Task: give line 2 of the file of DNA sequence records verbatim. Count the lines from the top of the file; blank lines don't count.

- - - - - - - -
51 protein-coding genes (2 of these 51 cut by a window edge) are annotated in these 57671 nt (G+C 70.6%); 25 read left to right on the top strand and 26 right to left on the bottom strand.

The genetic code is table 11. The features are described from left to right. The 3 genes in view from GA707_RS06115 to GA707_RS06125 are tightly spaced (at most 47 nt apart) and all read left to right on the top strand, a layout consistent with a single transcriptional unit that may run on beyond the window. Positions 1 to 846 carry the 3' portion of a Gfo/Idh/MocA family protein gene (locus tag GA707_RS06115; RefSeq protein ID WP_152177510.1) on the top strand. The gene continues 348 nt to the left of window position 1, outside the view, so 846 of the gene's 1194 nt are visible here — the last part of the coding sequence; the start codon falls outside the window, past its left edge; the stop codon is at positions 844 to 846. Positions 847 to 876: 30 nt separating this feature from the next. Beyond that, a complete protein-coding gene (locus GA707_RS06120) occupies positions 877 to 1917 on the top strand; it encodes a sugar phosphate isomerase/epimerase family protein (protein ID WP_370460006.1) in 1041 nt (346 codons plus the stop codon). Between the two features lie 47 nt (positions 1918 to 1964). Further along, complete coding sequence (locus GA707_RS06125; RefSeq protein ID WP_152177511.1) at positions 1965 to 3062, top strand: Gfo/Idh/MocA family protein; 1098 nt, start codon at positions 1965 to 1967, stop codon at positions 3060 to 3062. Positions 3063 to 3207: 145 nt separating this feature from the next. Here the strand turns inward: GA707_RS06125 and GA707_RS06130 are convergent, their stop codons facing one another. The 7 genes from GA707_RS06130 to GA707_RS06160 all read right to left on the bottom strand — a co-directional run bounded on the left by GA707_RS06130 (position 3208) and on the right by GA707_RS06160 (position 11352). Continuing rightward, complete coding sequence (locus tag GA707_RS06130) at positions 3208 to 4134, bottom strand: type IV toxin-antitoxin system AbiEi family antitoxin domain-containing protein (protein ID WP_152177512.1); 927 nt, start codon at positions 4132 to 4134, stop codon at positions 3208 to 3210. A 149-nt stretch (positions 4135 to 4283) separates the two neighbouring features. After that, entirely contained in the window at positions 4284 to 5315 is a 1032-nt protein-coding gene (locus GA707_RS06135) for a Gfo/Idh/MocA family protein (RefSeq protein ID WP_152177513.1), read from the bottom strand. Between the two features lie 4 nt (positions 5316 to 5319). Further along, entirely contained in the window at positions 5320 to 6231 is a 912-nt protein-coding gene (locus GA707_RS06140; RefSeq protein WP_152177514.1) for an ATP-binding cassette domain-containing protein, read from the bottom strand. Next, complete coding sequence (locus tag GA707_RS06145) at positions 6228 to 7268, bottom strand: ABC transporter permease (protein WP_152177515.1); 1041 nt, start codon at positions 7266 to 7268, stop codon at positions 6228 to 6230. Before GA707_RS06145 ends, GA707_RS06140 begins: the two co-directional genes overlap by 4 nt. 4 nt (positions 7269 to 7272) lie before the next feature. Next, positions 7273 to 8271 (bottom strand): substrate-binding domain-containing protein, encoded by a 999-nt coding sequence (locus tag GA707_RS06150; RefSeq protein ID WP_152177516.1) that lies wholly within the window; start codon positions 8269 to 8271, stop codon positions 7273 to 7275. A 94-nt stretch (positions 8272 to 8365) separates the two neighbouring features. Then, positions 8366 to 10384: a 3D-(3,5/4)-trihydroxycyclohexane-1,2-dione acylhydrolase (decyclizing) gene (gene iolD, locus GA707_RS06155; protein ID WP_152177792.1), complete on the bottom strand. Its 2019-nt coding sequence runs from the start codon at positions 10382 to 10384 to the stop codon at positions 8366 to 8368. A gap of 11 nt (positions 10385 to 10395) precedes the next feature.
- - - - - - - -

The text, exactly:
The genetic code is table 11. The features are described from left to right. The 3 genes in view from GA707_RS06115 to GA707_RS06125 are tightly spaced (at most 47 nt apart) and all read left to right on the top strand, a layout consistent with a single transcriptional unit that may run on beyond the window. Positions 1 to 846 carry the 3' portion of a Gfo/Idh/MocA family protein gene (locus tag GA707_RS06115; RefSeq protein ID WP_152177510.1) on the top strand. The gene continues 348 nt to the left of window position 1, outside the view, so 846 of the gene's 1194 nt are visible here — the last part of the coding sequence; the start codon falls outside the window, past its left edge; the stop codon is at positions 844 to 846. Positions 847 to 876: 30 nt separating this feature from the next. Beyond that, a complete protein-coding gene (locus GA707_RS06120) occupies positions 877 to 1917 on the top strand; it encodes a sugar phosphate isomerase/epimerase family protein (protein ID WP_370460006.1) in 1041 nt (346 codons plus the stop codon). Between the two features lie 47 nt (positions 1918 to 1964). Further along, complete coding sequence (locus GA707_RS06125; RefSeq protein ID WP_152177511.1) at positions 1965 to 3062, top strand: Gfo/Idh/MocA family protein; 1098 nt, start codon at positions 1965 to 1967, stop codon at positions 3060 to 3062. Positions 3063 to 3207: 145 nt separating this feature from the next. Here the strand turns inward: GA707_RS06125 and GA707_RS06130 are convergent, their stop codons facing one another. The 7 genes from GA707_RS06130 to GA707_RS06160 all read right to left on the bottom strand — a co-directional run bounded on the left by GA707_RS06130 (position 3208) and on the right by GA707_RS06160 (position 11352). Continuing rightward, complete coding sequence (locus tag GA707_RS06130) at positions 3208 to 4134, bottom strand: type IV toxin-antitoxin system AbiEi family antitoxin domain-containing protein (protein ID WP_152177512.1); 927 nt, start codon at positions 4132 to 4134, stop codon at positions 3208 to 3210. A 149-nt stretch (positions 4135 to 4283) separates the two neighbouring features. After that, entirely contained in the window at positions 4284 to 5315 is a 1032-nt protein-coding gene (locus GA707_RS06135) for a Gfo/Idh/MocA family protein (RefSeq protein ID WP_152177513.1), read from the bottom strand. Between the two features lie 4 nt (positions 5316 to 5319). Further along, entirely contained in the window at positions 5320 to 6231 is a 912-nt protein-coding gene (locus GA707_RS06140; RefSeq protein WP_152177514.1) for an ATP-binding cassette domain-containing protein, read from the bottom strand. Next, complete coding sequence (locus tag GA707_RS06145) at positions 6228 to 7268, bottom strand: ABC transporter permease (protein WP_152177515.1); 1041 nt, start codon at positions 7266 to 7268, stop codon at positions 6228 to 6230. Before GA707_RS06145 ends, GA707_RS06140 begins: the two co-directional genes overlap by 4 nt. 4 nt (positions 7269 to 7272) lie before the next feature. Next, positions 7273 to 8271 (bottom strand): substrate-binding domain-containing protein, encoded by a 999-nt coding sequence (locus tag GA707_RS06150; RefSeq protein ID WP_152177516.1) that lies wholly within the window; start codon positions 8269 to 8271, stop codon positions 7273 to 7275. A 94-nt stretch (positions 8272 to 8365) separates the two neighbouring features. Then, positions 8366 to 10384: a 3D-(3,5/4)-trihydroxycyclohexane-1,2-dione acylhydrolase (decyclizing) gene (gene iolD, locus GA707_RS06155; protein ID WP_152177792.1), complete on the bottom strand. Its 2019-nt coding sequence runs from the start codon at positions 10382 to 10384 to the stop codon at positions 8366 to 8368. A gap of 11 nt (positions 10385 to 10395) precedes the next feature.